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J Perinatol. 2014 Oct;34(10):736-40. doi: 10.1038/jp.2014.153. Epub 2014 Aug 21.

Short-term outcomes for preterm infants with surgical necrotizing enterocolitis.

Author information

1
Ann & Robert H. Lurie Children's Hospital of Chicago and the Department of Pediatrics, Feinberg School of Medicine, Northwestern University Chicago, Chicago, IL, USA.
2
Children's Hospital of Pittsburgh and the Department of Pediatrics, University of Pittsburgh School of Medicine, Pittsburgh, PA, USA.
3
Department of Pediatrics, University of Utah and the Primary ChildreĊ„s Medical Center, Salt Lake City, UT, USA.
4
Children's Healthcare of Atlanta at Egleston and the Department of Pediatrics, Emory University School of Medicine, Atlanta, GA, USA.
5
Children's Hospital Association, Inc., Overland Park, KS, USA.
6
Children's Mercy Hospitals & Clinics, Department of Pediatrics, University of Missouri Kansas City School of Medicine, Kansas City, MO, USA.
7
1] Nemours/Alfred I. duPont Hospital for Children, Wilmington, DE, USA [2] Department of Pediatrics, Thomas Jefferson University, Philadelphia, PA, USA.
8
Children's Medical Center and the Department of Pediatrics, University of Texas-Southwestern Medical Center, Dallas, TX, USA.
9
Children's Hospital of Philadelphia and the Department of Pediatrics, Perelman School of Medicine, University of Pennsylvania, Philadelphia, PA, USA.
10
Department of Pediatrics, University of South Florida and the Florida Hospital for Children, Orlando, FL, USA.
11
Department of Pediatrics, Children's Hospital Oakland & Research Center, Neonatal/Pediatric Research, Oakland, CA, USA.
12
Children's National Medical Center and the Department of Pediatrics, George Washington University School of Medicine, Washington, DC, USA.
13
Department of Pediatrics, Children's Hospital Oakland & Research Center, Oakland, CA, USA.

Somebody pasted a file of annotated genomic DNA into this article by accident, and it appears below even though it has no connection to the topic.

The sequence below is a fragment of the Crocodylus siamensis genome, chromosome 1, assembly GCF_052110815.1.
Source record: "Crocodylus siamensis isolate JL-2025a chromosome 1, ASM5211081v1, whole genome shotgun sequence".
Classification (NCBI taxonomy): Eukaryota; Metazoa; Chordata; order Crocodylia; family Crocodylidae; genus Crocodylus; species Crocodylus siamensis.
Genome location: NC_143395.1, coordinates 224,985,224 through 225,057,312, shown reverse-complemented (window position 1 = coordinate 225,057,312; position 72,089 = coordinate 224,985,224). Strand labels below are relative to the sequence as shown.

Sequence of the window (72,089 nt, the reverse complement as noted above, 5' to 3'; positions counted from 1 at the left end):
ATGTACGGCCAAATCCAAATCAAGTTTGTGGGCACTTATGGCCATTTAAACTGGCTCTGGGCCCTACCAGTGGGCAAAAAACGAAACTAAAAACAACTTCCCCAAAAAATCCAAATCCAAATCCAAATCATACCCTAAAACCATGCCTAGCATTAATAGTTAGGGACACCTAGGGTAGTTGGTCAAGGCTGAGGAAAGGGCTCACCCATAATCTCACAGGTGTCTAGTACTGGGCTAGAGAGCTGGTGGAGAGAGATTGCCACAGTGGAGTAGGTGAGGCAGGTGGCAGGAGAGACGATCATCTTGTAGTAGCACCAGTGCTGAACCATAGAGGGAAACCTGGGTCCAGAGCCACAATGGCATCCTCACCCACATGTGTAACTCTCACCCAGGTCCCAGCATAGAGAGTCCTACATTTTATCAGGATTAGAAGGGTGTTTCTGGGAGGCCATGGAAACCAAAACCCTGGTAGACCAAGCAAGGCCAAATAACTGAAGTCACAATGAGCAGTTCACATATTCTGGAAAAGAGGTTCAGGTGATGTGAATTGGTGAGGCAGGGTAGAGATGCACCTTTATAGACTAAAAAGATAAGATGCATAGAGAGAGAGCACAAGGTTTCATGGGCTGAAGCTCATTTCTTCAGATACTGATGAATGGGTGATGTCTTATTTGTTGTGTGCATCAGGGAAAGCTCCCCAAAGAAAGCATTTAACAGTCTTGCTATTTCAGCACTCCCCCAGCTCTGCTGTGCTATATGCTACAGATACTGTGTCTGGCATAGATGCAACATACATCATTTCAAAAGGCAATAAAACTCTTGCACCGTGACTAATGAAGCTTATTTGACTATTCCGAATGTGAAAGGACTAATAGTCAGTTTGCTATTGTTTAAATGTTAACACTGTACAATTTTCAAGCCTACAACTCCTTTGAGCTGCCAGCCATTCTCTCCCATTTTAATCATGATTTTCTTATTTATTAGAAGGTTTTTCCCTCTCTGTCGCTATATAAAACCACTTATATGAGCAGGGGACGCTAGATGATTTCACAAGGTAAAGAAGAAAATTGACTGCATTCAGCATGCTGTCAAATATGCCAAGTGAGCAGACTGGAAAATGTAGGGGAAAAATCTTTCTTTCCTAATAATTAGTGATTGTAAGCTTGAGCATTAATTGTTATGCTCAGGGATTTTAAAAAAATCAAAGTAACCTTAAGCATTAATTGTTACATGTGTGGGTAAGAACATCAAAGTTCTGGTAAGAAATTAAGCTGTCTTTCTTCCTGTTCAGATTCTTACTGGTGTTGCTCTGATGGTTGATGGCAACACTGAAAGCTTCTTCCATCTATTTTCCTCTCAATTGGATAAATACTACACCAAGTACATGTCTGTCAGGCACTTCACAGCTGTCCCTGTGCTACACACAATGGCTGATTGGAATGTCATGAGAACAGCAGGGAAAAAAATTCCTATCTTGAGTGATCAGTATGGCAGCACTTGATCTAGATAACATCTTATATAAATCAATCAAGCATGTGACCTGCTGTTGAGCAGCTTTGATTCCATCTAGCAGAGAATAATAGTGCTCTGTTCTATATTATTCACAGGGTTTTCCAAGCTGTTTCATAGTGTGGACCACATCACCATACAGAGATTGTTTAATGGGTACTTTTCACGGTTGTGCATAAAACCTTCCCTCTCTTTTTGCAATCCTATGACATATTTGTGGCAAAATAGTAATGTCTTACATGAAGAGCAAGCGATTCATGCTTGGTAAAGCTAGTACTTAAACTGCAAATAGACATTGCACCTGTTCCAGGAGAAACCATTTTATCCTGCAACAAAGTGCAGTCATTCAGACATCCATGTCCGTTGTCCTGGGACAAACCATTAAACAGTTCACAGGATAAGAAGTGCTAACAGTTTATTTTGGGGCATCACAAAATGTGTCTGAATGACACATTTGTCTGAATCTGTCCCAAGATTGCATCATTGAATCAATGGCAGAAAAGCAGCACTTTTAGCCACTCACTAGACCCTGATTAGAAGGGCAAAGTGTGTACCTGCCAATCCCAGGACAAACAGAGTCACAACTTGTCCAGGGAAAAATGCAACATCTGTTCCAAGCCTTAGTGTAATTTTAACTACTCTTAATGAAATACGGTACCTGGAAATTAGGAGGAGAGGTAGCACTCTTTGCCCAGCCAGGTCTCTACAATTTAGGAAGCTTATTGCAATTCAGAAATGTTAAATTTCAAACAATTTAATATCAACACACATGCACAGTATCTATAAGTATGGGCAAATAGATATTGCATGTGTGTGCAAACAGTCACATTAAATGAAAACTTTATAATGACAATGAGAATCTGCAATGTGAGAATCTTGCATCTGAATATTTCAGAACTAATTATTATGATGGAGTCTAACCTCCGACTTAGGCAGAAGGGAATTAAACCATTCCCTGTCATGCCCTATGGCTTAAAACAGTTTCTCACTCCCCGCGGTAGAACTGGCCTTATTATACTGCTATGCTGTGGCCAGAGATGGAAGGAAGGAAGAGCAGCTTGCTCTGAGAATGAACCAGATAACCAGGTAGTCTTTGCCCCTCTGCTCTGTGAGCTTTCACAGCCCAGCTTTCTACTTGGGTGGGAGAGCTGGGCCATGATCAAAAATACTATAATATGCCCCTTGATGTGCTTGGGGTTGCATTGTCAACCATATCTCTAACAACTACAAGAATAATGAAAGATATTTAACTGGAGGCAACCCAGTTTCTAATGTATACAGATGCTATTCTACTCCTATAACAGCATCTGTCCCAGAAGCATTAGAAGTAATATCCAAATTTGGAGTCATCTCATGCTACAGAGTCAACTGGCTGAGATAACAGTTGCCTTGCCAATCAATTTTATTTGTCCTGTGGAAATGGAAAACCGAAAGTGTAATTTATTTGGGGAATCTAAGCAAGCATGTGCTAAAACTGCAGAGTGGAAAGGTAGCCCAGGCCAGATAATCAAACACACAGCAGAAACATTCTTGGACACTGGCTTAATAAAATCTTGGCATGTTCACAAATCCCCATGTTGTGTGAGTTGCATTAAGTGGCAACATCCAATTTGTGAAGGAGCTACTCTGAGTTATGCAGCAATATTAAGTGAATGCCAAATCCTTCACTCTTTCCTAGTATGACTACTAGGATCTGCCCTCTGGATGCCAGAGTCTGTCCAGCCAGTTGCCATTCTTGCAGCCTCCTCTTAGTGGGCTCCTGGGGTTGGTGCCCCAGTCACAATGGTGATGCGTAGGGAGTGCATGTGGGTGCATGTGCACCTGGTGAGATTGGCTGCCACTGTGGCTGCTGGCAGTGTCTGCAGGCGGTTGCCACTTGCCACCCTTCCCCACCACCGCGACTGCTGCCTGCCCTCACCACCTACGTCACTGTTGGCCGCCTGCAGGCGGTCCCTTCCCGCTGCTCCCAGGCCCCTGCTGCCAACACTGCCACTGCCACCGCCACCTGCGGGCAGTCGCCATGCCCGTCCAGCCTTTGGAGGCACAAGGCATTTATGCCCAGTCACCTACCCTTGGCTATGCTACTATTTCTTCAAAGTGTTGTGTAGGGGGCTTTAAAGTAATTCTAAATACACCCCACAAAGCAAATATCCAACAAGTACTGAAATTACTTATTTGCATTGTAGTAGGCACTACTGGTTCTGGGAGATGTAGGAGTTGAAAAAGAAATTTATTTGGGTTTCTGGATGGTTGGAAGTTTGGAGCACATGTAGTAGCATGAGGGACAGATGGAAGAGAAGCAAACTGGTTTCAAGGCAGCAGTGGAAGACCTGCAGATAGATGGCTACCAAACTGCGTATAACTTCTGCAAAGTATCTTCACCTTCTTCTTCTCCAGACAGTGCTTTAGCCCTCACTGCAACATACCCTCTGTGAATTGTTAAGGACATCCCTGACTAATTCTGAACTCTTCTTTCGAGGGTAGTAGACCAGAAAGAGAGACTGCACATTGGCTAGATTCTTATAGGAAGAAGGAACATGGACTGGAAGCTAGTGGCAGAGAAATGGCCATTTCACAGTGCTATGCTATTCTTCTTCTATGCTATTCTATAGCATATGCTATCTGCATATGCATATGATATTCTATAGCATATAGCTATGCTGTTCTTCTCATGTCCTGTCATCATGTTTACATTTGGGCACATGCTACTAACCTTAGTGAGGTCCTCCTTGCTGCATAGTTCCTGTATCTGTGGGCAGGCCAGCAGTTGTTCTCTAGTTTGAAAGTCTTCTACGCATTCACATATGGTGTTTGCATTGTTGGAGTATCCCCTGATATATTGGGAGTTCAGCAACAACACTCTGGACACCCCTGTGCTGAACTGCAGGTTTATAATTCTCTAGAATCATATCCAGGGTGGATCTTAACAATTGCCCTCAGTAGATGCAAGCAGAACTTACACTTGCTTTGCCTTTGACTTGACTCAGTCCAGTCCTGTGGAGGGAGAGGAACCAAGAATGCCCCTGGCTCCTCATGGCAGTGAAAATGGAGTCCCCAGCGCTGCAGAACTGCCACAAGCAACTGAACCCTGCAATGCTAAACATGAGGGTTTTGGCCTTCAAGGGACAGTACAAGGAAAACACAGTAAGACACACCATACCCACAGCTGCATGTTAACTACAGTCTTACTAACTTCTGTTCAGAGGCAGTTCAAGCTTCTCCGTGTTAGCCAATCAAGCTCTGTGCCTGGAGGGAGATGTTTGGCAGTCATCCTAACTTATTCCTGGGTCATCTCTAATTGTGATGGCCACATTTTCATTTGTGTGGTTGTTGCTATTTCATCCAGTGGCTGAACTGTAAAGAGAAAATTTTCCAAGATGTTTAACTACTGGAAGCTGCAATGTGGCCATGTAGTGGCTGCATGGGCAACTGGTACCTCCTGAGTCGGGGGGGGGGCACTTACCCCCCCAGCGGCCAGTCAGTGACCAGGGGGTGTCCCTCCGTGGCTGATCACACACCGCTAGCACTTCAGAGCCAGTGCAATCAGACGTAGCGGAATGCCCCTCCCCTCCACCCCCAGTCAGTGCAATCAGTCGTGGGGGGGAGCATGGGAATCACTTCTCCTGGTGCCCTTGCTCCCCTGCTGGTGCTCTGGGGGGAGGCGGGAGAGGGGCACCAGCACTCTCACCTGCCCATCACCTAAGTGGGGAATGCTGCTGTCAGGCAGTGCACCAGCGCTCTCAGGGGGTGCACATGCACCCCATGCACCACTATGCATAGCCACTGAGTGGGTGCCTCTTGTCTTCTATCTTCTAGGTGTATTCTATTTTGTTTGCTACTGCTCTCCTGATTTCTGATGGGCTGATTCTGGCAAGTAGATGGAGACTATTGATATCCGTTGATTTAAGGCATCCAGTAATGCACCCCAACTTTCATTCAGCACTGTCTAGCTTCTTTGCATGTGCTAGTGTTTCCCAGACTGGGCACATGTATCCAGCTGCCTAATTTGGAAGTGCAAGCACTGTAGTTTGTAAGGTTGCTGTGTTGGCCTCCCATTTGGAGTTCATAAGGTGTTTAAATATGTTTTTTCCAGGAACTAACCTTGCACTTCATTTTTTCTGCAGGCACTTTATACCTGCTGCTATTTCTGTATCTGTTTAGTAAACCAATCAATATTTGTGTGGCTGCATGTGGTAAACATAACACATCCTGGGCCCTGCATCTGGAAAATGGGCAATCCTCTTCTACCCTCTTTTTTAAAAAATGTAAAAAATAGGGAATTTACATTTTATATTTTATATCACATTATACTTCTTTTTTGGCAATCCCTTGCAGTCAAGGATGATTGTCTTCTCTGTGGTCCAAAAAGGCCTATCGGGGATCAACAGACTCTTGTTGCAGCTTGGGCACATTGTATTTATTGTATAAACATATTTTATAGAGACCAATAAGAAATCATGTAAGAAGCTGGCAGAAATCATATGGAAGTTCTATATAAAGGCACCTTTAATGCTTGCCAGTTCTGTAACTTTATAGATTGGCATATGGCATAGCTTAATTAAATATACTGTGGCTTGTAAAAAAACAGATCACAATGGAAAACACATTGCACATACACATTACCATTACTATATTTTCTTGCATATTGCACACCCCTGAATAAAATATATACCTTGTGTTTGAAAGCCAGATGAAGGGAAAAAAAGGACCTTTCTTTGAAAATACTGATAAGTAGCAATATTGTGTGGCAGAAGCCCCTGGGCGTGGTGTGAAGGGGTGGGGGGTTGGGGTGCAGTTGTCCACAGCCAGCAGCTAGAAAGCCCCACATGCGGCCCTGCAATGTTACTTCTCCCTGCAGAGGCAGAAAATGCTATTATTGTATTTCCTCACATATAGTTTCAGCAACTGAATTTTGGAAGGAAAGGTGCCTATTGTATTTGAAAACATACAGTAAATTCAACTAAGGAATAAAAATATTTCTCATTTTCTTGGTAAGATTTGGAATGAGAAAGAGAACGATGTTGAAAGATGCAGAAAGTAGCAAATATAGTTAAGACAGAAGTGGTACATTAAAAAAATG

14
Nationwide Children's Hospital and the Department of Pediatrics at The Ohio State University College of Medicine, Columbus, OH, USA.

Abstract

OBJECTIVE:

To characterize the population and short-term outcomes in preterm infants with surgical necrotizing enterocolitis (NEC).

STUDY DESIGN:

Preterm infants with surgical NEC were identified from 27 hospitals over 3 years using the Children's Hospitals Neonatal Database; infants with gastroschisis, volvulus, major congenital heart disease or surgical NEC that resolved prior to referral were excluded. Patient characteristics and pre-discharge morbidities were stratified by gestational age (<28 vs 28(0/7) to 36(6/7) weeks' gestation).

RESULT:

Of the 753 eligible infants, 60% were born at <28 weeks' gestation. The median age at referral was 14 days; only 2 infants were inborn. Male gender (61%) was overrepresented, whereas antenatal steroid exposure was low (46%). Although only 11% had NEC totalis, hospital mortality (<28 weeks' gestation: 41%; 28(0/7) to 36(6/7) weeks' gestation: 32%, P=0.02), short bowel syndrome (SBS)/intestinal failure (IF) (20% vs 26%, P=0.06) and the composite of mortality or SBS/IF (50% vs 49%, P=0.7) were prevalent. Also, white matter injury (11.7% vs 6.6%, P=0.02) and grade 3 to 4 intraventricular hemorrhages (23% vs 2.7%, P<0.01) were commonly diagnosed. After referral, the median length of hospitalization was longer for survivors (106 days; interquartile range (IQR) 79, 152) relative to non-survivors (2 days; IQR 1,17; P<0.001). These survivors were prescribed parenteral nutrition infrequently after hospital discharge (<28 weeks': 5.2%; 28(0/7) to 36(6/7) weeks': 9.9%, P=0.048).

CONCLUSION:

After referral for surgical NEC, the short-term outcomes are grave, particularly for infants born <28 weeks' gestation. Although analyses to predict outcomes are urgently needed, these data suggest that affected infants are at a high risk for lengthy hospitalizations and adverse medical and neuro-developmental abnormalities.

Comment in

PMID:
25144157
DOI:
10.1038/jp.2014.153
[Indexed for MEDLINE]
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